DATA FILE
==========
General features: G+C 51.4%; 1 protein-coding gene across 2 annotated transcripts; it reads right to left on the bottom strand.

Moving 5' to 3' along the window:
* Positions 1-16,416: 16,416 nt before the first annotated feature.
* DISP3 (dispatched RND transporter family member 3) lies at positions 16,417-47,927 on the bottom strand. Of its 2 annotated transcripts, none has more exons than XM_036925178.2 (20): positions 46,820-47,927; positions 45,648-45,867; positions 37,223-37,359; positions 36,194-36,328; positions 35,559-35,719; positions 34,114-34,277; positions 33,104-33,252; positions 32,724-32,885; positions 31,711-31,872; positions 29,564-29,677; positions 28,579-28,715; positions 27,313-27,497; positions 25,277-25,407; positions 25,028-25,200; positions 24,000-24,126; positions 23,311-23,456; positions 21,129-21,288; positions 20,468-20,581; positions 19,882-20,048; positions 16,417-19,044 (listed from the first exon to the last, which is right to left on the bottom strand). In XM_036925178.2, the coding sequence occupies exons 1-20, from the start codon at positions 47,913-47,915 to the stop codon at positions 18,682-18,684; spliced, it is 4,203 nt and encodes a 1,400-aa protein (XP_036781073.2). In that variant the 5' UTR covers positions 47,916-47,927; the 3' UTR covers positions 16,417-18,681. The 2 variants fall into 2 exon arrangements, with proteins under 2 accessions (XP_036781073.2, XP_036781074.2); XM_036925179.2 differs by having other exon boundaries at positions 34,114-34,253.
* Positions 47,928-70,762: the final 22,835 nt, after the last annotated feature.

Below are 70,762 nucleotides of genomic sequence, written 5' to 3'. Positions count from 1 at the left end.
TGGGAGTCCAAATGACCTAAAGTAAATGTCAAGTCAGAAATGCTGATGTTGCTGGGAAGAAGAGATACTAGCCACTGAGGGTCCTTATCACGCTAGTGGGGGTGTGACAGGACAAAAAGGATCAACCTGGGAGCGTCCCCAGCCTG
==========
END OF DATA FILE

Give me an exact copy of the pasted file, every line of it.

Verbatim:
General features: G+C 51.4%; 1 protein-coding gene across 2 annotated transcripts; it reads right to left on the bottom strand.

Moving 5' to 3' along the window:
* Positions 1-16,416: 16,416 nt before the first annotated feature.
* DISP3 (dispatched RND transporter family member 3) lies at positions 16,417-47,927 on the bottom strand. Of its 2 annotated transcripts, none has more exons than XM_036925178.2 (20): positions 46,820-47,927; positions 45,648-45,867; positions 37,223-37,359; positions 36,194-36,328; positions 35,559-35,719; positions 34,114-34,277; positions 33,104-33,252; positions 32,724-32,885; positions 31,711-31,872; positions 29,564-29,677; positions 28,579-28,715; positions 27,313-27,497; positions 25,277-25,407; positions 25,028-25,200; positions 24,000-24,126; positions 23,311-23,456; positions 21,129-21,288; positions 20,468-20,581; positions 19,882-20,048; positions 16,417-19,044 (listed from the first exon to the last, which is right to left on the bottom strand). In XM_036925178.2, the coding sequence occupies exons 1-20, from the start codon at positions 47,913-47,915 to the stop codon at positions 18,682-18,684; spliced, it is 4,203 nt and encodes a 1,400-aa protein (XP_036781073.2). In that variant the 5' UTR covers positions 47,916-47,927; the 3' UTR covers positions 16,417-18,681. The 2 variants fall into 2 exon arrangements, with proteins under 2 accessions (XP_036781073.2, XP_036781074.2); XM_036925179.2 differs by having other exon boundaries at positions 34,114-34,253.
* Positions 47,928-70,762: the final 22,835 nt, after the last annotated feature.

Below are 70,762 nucleotides of genomic sequence, written 5' to 3'. Positions count from 1 at the left end.
TGGGAGTCCAAATGACCTAAAGTAAATGTCAAGTCAGAAATGCTGATGTTGCTGGGAAGAAGAGATACTAGCCACTGAGGGTCCTTATCACGCTAGTGGGGGTGTGACAGGACAAAAAGGATCAACCTGGGAGCGTCCCCAGCCTG